Yet the results are worth the additional bulk. Roof up or down this Golf feels very solid indeed, whether on the motorway at speed or winding along bumpy country roads.
Again, it's no sports car. The suspension is a little soft for that; push it hard and the Golf gets wallowy in the bends - but otherwise it drives remarkably well.
With rivals dishing up pizzazz by the fistful when it comes to interior design, a Golf feels underwhelming at first, with just the splash of chrome highlights giving it some interest.
Longer term, though, this subtlety can be appreciated for just that. The core functions all work very well, making this an easy car to live with.
Move up the scale and you get some very comfortable sports seats, but they are fine in all versions. Legroom in the back is good for a car of this type, taking two adults in relative comfort. It's not perfect - the seat backrests are extremely upright - but it rarely is in the back of a convertible.
The big advantage with a fabric roof is that the luggage space is unaffected when the roof is lowered, which will be a key selling point over the Eos. It's a reasonable size, square in shape with folding rear seat backrests, though putting stuff in is rather like posting it through a letterbox.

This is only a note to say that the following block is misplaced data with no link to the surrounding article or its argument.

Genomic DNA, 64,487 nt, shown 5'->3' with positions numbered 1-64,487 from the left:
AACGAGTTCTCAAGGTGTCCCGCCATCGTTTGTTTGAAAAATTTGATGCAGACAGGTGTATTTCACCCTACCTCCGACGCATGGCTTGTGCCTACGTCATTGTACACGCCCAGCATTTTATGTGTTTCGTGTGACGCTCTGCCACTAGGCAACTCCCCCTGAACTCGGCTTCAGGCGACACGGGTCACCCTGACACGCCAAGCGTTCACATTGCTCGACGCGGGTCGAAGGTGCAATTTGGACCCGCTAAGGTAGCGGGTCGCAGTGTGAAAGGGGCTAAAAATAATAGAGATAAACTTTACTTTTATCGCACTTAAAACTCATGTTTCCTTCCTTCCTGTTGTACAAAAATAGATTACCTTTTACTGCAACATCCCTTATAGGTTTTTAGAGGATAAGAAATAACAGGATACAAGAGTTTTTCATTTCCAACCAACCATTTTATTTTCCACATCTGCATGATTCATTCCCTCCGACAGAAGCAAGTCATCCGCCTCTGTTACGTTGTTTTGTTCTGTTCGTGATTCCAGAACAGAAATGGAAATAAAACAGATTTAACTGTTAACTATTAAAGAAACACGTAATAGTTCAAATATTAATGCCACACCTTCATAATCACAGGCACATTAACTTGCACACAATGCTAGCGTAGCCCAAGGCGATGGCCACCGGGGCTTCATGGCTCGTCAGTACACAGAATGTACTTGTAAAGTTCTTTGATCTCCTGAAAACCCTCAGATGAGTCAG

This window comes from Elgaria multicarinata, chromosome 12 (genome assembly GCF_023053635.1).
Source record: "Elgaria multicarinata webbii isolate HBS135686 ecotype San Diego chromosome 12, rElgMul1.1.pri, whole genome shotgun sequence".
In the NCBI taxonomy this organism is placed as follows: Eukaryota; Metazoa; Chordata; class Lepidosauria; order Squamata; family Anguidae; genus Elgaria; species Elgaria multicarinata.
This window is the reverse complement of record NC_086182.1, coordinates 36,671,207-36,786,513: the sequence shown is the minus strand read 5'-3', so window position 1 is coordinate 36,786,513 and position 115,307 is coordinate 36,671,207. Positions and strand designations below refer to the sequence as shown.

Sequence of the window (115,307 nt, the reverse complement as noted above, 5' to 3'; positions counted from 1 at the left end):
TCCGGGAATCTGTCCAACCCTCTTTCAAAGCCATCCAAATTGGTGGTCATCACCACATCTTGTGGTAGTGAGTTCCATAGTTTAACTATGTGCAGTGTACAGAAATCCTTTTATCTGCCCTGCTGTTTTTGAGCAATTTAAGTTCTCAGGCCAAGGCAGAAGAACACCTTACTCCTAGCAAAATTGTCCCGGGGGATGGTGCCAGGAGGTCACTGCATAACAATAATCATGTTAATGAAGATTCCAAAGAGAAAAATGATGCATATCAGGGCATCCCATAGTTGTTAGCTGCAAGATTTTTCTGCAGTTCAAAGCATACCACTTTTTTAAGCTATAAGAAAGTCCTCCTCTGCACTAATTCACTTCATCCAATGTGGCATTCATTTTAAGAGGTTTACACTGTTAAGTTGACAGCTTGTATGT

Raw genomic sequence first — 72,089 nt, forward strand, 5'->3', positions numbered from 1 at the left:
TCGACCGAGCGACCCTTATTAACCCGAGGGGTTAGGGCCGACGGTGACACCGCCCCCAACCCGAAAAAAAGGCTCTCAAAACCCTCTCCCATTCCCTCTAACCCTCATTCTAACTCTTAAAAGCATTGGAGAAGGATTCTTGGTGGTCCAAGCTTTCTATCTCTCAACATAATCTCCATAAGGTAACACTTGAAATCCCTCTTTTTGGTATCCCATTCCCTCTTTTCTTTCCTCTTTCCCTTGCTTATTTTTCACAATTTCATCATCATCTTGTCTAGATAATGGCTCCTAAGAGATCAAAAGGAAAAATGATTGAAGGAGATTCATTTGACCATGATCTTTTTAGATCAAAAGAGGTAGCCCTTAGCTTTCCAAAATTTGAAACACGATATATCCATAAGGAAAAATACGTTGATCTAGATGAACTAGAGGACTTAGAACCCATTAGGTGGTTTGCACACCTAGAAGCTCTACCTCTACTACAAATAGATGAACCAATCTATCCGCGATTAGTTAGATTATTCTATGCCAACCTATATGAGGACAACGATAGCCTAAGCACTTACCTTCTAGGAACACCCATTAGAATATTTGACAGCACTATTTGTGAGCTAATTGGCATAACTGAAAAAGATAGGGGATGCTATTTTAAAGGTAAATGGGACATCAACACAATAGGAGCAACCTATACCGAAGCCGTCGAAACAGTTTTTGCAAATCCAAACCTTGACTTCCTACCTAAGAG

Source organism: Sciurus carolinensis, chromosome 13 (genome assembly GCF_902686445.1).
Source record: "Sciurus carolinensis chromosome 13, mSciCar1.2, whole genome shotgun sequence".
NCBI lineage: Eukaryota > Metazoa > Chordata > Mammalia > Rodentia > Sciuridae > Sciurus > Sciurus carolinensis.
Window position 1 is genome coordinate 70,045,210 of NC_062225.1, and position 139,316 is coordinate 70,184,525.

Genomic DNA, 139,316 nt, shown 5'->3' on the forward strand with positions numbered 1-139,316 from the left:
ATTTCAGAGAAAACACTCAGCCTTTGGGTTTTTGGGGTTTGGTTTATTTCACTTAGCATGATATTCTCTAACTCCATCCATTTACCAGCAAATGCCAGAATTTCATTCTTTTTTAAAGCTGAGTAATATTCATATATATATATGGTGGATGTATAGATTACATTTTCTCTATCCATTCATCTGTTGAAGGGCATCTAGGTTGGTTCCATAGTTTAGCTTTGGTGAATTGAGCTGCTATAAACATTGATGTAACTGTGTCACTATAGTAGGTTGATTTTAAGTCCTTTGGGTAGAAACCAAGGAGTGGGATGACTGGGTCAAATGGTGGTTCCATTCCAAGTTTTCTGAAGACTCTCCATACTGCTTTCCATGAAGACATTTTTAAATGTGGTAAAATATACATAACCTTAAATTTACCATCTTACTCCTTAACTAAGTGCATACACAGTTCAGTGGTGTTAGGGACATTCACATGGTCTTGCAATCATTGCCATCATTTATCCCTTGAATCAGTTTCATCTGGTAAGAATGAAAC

The roof itself is a nine second fully electric job. Just hold the button - at up to 19mph - and the whole operation happens automatically.
Remarkably, there's little in the way of wind disturbance for those in the front seats. There's an optional wind deflector, but it's hardly necessary.
Economy and safety
With the DSG automatic transmission, the 160hp Golf averages 45mpg with a CO2 of 148g/km. Switch to a manual gearbox and the figures are, in fact, very slightly inferior, while dropping to the 1.4-litre with 122hp may save you money up front but makes little discernable difference to the economy or CO2.
As yet there are no EuroNCAP crash test results for the new Golf Cabriolet. However, we'd be most surprised if it didn't get the full five stars. There are plenty of airbags and the structure is inherently strong due to the reinforcements.
What has changed is the Golf cabriolet no longer has safety hoop over the top behind the front seats. Now the windscreen has been reinforced even further and safety rollover bars pop up behind the rear seats should you be unfortunate enough to turn the car over.
The MSN Cars verdict
Cheap it isn't but we can't come up with a four-seat cabriolet that offers more in terms of comfort, refinement and built quality at this price.
|Need to know|
|Engines, petrol||1.2, 1.4, 2.0 - all turbo|
|Engines, diesel||1.6, 2.0 - all turbo|
|Power, hp||105 - 210|
|Torque, lb ft||129 - 236|
|0-62 mph, secs||7.3 - 12.1|
|Top speed, mph||118 - 147|
|Mpg combined||64.1 - 37.6|
|CO2, tax||117 - 175g/km, 13 - 25%|
|Ratings||VW Golf Cabriolet 1.4 TSI DSG automatic|
|Ride & handling||****|
|MSN Cars verdict||*****|